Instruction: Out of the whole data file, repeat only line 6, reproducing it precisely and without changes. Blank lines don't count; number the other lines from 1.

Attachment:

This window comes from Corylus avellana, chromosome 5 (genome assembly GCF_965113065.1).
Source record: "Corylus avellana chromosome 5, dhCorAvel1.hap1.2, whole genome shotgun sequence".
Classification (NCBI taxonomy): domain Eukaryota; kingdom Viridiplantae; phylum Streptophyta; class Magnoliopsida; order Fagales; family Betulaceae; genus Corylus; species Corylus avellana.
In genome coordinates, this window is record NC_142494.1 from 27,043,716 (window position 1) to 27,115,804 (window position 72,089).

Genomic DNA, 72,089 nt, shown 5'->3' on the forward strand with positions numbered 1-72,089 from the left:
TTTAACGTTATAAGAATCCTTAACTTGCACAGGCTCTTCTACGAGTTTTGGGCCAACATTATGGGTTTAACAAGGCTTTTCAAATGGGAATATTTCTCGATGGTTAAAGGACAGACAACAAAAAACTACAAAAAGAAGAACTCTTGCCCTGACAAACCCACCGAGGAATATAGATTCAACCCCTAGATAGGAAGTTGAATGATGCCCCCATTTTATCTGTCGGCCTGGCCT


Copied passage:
TTTAACGTTATAAGAATCCTTAACTTGCACAGGCTCTTCTACGAGTTTTGGGCCAACATTATGGGTTTAACAAGGCTTTTCAAATGGGAATATTTCTCGATGGTTAAAGGACAGACAACAAAAAACTACAAAAAGAAGAACTCTTGCCCTGACAAACCCACCGAGGAATATAGATTCAACCCCTAGATAGGAAGTTGAATGATGCCCCCATTTTATCTGTCGGCCTGGCCT